The Buying Process: Turkey
Author Leaonne Hall is an expert on the overseas property market and has written extensively for a number of newsstand titles. She previously produced three editions of the Red Guide to Buying Property in Eastern Europe, and has been writing in detail on the individual markets since 2003.
THE BUYING PROCESS
With recent years seeing a relaxation of property legislation, it has become easier for foreigners to purchase a home in Turkey. However, this is still not an easy country to buy in, so don’t enter into the conveyancing system unprepared – always carry out the correct background checks on the property and vet the estate agents and lawyers before you put your trust – and money – in their hands.
Stage 1: Restrictions on foreign buyers
A foreigner can buy with no legal restrictions in Turkey, although you are not allowed to buy property in areas which are deemed to be important to the military. Foreigners also need to get military permission to buy in the country and by applying for this, it allows the government to ensure you won’t be in a militarily sensitive zone, and to carry out a check on your character with the UK government, should they choose to do so. As long as the property is correctly zoned and you are granted permission then you are free to buy it.
Generally, this process only takes two to three months, although there has been a backlog recently, following a government review of property legislation, which put a freeze on sales to foreigners. It is believed that one of the requirements for EU entry will be the removal of military permission, although this has yet to be confirmed.
Stage 2: Financing your purchase
Financing has become easier in the last few months as the government has overhauled the mortgage system. Traditionally, foreign buyers would have to secure a loan or release equity from their property in their home country. However, you can now get a mortgage at a rate of 1.5% to 3% over a 15-year period. It’s still early days, though, and these terms are likely to improve.
Stage 3: Land registry, background checks and surveys
One of the most essential things to be aware of when looking to purchase a Turkish property is the Tapu, or title deed. The Tapu office is the land registry, where details of the property deed will be kept and where your lawyer will need to carry out all the necessary background checks on your property. These checks include making sure that the property is not located within a Military Security Zone, checking that there are no outstanding charges (such as mortgage payments) on the property, and finding out about the ownership situation – you need to make sure that the seller is the registered owner.
When it comes to purchasing, you should also do your research on the developer you are purchasing from, as there is no system in place to protect the buyer should the developer go bust before completion. Therefore, it is imperative that you invest in a trustworthy developer.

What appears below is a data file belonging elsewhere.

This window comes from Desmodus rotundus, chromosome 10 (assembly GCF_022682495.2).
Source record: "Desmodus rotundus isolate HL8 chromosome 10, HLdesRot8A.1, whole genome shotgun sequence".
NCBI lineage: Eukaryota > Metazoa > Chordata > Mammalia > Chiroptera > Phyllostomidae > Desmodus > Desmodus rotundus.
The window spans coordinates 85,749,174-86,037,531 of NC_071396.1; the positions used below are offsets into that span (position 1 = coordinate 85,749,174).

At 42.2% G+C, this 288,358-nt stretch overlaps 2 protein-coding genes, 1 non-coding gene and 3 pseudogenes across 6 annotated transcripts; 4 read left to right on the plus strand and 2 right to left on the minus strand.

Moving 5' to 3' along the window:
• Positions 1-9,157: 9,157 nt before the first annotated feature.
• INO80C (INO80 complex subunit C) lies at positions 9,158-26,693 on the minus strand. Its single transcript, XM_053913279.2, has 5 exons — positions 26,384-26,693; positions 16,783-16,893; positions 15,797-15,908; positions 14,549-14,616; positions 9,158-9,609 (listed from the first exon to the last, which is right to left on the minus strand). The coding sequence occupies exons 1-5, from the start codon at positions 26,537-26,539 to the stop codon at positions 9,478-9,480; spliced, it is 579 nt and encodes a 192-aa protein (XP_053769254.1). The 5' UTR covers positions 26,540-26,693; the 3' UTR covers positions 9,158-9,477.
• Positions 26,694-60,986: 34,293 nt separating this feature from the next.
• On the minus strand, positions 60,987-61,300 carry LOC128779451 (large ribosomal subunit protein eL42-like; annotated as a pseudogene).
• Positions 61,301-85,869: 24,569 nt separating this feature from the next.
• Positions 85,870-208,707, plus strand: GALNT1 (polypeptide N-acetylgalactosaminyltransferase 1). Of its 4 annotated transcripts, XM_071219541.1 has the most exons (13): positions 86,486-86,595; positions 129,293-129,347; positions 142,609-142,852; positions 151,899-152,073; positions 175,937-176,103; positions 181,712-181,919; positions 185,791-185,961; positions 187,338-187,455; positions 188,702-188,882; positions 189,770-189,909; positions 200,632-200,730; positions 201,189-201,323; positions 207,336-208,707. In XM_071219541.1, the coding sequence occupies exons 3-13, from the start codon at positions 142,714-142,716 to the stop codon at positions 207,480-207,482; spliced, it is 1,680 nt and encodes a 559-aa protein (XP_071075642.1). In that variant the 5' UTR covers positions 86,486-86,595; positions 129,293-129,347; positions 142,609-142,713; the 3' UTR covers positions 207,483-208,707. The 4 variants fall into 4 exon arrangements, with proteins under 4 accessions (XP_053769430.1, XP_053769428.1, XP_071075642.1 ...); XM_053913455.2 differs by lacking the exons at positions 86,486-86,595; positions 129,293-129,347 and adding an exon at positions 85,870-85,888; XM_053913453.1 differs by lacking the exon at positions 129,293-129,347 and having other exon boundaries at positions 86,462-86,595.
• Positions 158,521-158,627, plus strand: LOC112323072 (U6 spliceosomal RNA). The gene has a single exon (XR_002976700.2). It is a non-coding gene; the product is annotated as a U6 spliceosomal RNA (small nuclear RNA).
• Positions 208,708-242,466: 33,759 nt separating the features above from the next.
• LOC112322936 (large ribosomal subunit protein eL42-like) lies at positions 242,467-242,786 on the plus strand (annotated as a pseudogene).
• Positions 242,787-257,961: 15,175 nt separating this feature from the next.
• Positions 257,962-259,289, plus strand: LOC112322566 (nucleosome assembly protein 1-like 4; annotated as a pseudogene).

Surveys are not normally part of the purchasing process, but if you are buying an old property, you should always get a structural survey carried out; new properties generally tend to come with a guarantee.
Stage 4: The contract
Once you have carried out all of the necessary background checks and are confident you are dealing with trustworthy developers and agents, it is time to take the first step in the conveyancing process. The necessary stages to follow for completion vary, depending on whether you are buying a new-build or old property.
Buying off plan
If you are buying a newly-built property, you will need to pay a reservation fee of 1–2% which is non-refundable and will take the property off the market for 20 days. A contract will then be drawn up between the buyer and the developer, which will contain the payment schedules and terms and conditions for the sale. Once the preliminary contract is agreed, you will then need to sign and pay a deposit of between 10% and 30%. In order for the sale to be finalised, a final contract needs to be signed by both the buyer and seller, and then military clearance needs to be applied for. Once this is received, the Tapu can then be transferred to the buyer’s name. During construction, you will continue to pay the outstanding balance in instalments, as agreed in the contract. The first payment is usually paid on the signing of the final contract.
Purchasing a resale property
If you are buying an old property you will sign a preliminary contract, with the deposit paid on signing. Once the deposit is paid, you need to ensure the title is clean with the Tapu. If it is, the final contract can be signed and your lawyer can apply for military clearance. Once this is received, the title will be transferred into your name, making you the legal owner.
Stage 5: Registering the property
Once all the paperwork and necessary payments have been carried out, you will be able to apply to have the property registered in your name. In order to do this, you’ll be required to secure a Turkish tax number and be registered with the tax office. The title deeds can then be sent to the Tapu office and you will be registered as the new owner. Be aware that your title deeds will also carry a photo of you.
Stage 6: Additional costs
Earthquake insurance is compulsory in Turkey, although the fee is generally around £50 for the year. With new builds, you should also be prepared to pay management charges, which generally sit at around €5–€10 per square metre per year, depending on the facilities on site.
Generally speaking, additional costs don’t normally come to more than 10% of the purchase price and this includes 1.5% stamp duty, 3% for estate agents’ fees – payable by both the buyer and seller – legal fees of 5% and transfer tax of 1.5%. You will also be liable to pay an annual property tax based on the declared value of the property, which currently stands at 0.3%.